God’s Great Grace


The word “grace” (chen in Hebrew) is closely connected with the idea of “favor.”  That connection is still seen in modern Hebrew.  When Israelis speak of “finding favor” with another person, the expression “matza chen  is still used.  These are the identical Hebrew words used of Noah in Genesis 6:8:  “But Noah found favor [grace] in the eyes of the LORD….”  This happens to be the first occasion that the word “grace” is used in scripture.  Although Noah was a righteous man, the favor or grace of God was still unmerited.  God’s grace is always unmerited.

We find numerous examples of unmerited grace in scripture.  Many people found grace although they had terrible problems in their lives.  Think of the sons of Jacob.  Judah, leader of the tribes, sinned horribly with his own betrothed daughter in law, thinking she was but a prostitute (Gen. 38:1-30).  Still, we can certainly say that Judah found grace in God’s eyes. His tribe later brought forth the Messiah. Then there was Levi, that one who was to bring forth the priesthood in Israel, and who was to be the progenitor of the great Moses.  Levi killed men in his anger and was therefore scattered in Israel (Gen. 49:6-7).  Yet he found grace in the eyes of the Lord and was later given responsibility for the priesthood and the Tabernacle.  Then of course there was the great David who committed adultery and murder.  He still found favor with God and was given an eternal messianic kingdom.

The inescapable conclusion before us is that grace is for sinners. We also must never think we deserve anything that the Lord has done for us.  His favor or grace is totally unmerited.  God says in Exodus 33:19: “…I will have mercy on whom I will have mercy, and I will have compassion on whom I will have compassion.”


Grace is part of God’s personality and nature.  It is even a part of his name.  In Exodus 34:6-7, the Lord made a personal appearance to Moses and proclaimed his great name.  Here is what he said: “…The LORD, the LORD, the compassionate and gracious God, slow to anger, abounding in love and faithfulness, maintaining love to thousands, and forgiving wickedness, rebellion and sin…”  Yes, part of God’s very name is “gracious.”

The Bible is full of God’s gracious acts, flowing forth from his name. He delivered Israel from Egypt and gave them the Promised Land, but not because of their own goodness (Deut. 9:5-60).  It was solely an act of God’s grace.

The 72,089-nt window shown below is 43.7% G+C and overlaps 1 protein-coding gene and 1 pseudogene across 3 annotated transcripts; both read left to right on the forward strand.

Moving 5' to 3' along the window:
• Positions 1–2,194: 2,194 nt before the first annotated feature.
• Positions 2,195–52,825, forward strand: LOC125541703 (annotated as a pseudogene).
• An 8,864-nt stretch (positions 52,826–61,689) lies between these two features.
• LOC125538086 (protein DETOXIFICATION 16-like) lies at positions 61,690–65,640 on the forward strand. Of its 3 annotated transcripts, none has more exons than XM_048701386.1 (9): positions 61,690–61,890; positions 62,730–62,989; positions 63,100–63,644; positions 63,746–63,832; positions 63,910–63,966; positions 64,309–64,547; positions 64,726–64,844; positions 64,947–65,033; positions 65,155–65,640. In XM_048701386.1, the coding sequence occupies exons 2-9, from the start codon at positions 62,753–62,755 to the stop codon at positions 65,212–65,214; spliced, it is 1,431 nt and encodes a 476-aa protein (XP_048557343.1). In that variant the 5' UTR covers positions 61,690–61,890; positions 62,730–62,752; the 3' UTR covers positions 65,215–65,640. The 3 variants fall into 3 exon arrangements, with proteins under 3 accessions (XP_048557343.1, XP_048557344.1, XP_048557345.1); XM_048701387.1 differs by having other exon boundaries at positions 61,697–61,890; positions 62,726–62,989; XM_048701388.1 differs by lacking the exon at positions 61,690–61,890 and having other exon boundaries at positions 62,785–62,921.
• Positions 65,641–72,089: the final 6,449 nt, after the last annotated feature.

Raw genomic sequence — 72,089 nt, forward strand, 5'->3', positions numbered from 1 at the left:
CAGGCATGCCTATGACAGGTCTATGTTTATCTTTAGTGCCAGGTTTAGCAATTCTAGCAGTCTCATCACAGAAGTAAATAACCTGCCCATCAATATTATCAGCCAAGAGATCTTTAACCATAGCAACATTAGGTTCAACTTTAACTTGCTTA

It was God’s gracious act to later restore the nation of Israel after they had been sold into Babylonian captivity for seventy years.


Of course, the supreme act of God’s grace was to give his Son, Jesus for our redemption.

In the Old Testament we have man seeking to find grace, but in the New Testament we have grace seeking to find man.  That grace is revealed in Jesus Christ, who is in search of fallen man.  That grace has now come into our world to bring salvation to us.  John says of him: “The Word became flesh and made his dwelling among us. We have seen his glory, the glory of the One and Only, who came from the Father, full of grace and truth” (Jn. 1:14).  Indeed, a few verses later John says of him: “For the law was given through Moses; grace and truth came through Jesus Christ.”  Thus we see that Jesus was and is the very embodiment of God’s grace.  In Titus 2:11, Jesus is even referred to as “the Grace of God.”

Grace was a word often on the tongues of the earliest Christians.  The word was regularly used as a greeting and a salutation in many New Testament epistles.  It seems that these early Christians simply could not get over the wonderful grace of God that was so freely given to them in the Messiah.  They were totally immersed in God’s grace.


In the last analysis, salvation is a gift of grace.  In Ephesians 2:8-9 we read: “For it is by grace you have been saved, through faith—and this not from yourselves, it is the gift of God—not by works, so that no one can boast.”  We must realize that our salvation only comes because God is gracious to us.  It never comes because of our worthiness or because of our works.

So to put it simply, we are all sinners, naturally lost and cut off from God (Rom. 3:23).  God loved us anyway and had mercy and compassion on us.  Because of his great grace he decided to send his Son.  His Son, Jesus, came to live in this wretched and fallen world.  In the end, he offered up his life on the cross and shed his blood as a sacrifice in order to procure our salvation.  By believing on him and his perfect sacrifice, we can now be saved from our sins and from ourselves.  That well-known verse in John 3:16 says it all: For God so loved the world that he gave his one and only Son, that whoever believes in him shall not perish but have eternal life.”  This is perhaps the purest and clearest picture of grace in the whole Bible.

We see in scripture that grace not only initiates salvation but grace sustains it. We cannot be Christians in our own strength and by our own wisdom.  In Acts 20:32 Paul says to the church: “Now I commit you to God and to the word of his grace, which can build you up and give you an inheritance among all those who are sanctified.”

As a part of his great saving program the Lord also sends us his Holy Spirit to live within us.  This is another of those free gifts, not based on our own works or worthiness.  We see in Hebrews 10:29 that even the Lord’s Holy Spirit is called “the Spirit of grace.”

So grace is a free and wonderful gift from heaven, available to all people.  It is available regardless of the sins a person may have committed.  But we see in scripture that grace must be accompanied by faith.  In other words we must believe and accept that which God has given.  God is so gracious he will even help us to believe.

                                                                                                                – Jim Gerrish

Publication date, 2003